The noise of summer

Now that warm weather is upon us, we can annoy our neighbors much more than we did in winter.

We spend more time outside. We work in the yard. We throw open our windows to summer breezes. And we share with our neighbors all the ballgame-cheering, door-slamming, music-playing, loud burping and intrahousehold shouting that we'd normally keep to ourselves.

In many neighborhoods, houses are built so close together that residents can reach out their windows and shake hands with people next door. When those windows are open, neighbors hear conversations and spats and other interactions they'd really, really rather not hear.

In such places, you must be careful when you call your children inside for dinner. You can end up feeding every kid on the block.

In my current suburb, there are fences between houses and the facing windows mostly aren't the kind that open. But I remember once, a couple of houses ago, when I thought a neighbor was shouting for help, when she really was hollering at her daughter. Fortunately, I realized my mistake before I dialed 911.

Years ago, when I lived in an apartment, a concerned neighbor knocked on the door while I had friends over.

"Is everything all right over here?" he asked. "I heard screaming."

My answer: "Dude. It's the playoffs."

In such close quarters, you learn which TV shows your neighbors enjoy, what music they like, which teams they root for. Almost always, these tastes will be the direct opposite of your own. If you're considering a relocation, you should ask potential neighbors: "Do you like bagpipe music?" If the answer is yes, immediately look elsewhere.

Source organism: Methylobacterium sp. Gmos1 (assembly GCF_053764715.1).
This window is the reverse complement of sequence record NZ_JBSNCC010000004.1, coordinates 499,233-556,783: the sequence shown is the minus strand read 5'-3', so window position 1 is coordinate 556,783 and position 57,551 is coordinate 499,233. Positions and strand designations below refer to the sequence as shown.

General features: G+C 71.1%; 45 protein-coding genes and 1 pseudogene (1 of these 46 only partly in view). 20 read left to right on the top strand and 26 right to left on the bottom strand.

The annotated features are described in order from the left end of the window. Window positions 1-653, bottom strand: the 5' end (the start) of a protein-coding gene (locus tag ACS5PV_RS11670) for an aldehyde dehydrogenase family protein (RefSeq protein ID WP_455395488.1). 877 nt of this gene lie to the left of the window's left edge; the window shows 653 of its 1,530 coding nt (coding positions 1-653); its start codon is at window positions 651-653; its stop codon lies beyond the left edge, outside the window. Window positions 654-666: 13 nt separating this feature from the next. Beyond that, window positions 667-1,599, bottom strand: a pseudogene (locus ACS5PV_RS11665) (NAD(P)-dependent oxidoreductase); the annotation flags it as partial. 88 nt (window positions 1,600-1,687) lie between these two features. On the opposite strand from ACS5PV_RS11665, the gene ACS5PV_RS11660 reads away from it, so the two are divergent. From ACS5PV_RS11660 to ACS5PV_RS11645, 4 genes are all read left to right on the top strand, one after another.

Those of us who work at home are especially susceptible to these warm-weather disturbances. We're trying to concentrate, trying to conduct business, and all we can hear are the kids down the street shrieking in a swimming pool. Yes, those kids are cute and, yes, that water's cold, but dang, we're trying to work here.

In my neighborhood, many people use lawn services. These services naturally operate during business hours, which is perfect for the residents who go to regular jobs. They never even see their lawn people. They come home from work, and, shazam, their grass is magically shorter and well-groomed.

But we work-at-home types get to hear all the mowers and blowers and weed-whackers. As those old TV commercials used to say, "That's not helping my headache."

Once, I was trying to write when a construction crew showed up down the street to install a swimming pool. The workers spent the day heaving large rocks into the back of a dump truck. Boom, boom, bang. As if that weren't bad enough, one burly worker entertained his colleagues by singing at the top of his lungs all day, and let's just say you won't see him on "American Idol" anytime soon. It was one of those times when I was glad I don't own a gun.

Not that we're guilt-free at my house. My sons crank up the volume when they're playing guitars, and their, um, performances probably aren't to the taste of the neighbors, if you get my drift. We've been known to throw noisy patio parties. And we have the loudest air conditioner in the neighborhood; it apparently wants to be a 747 when it grows up. Fortunately, our neighbors are tolerant types.

Now, if you'll excuse me, I need to go back out to the patio. I'm barbecuing a bagpipe.

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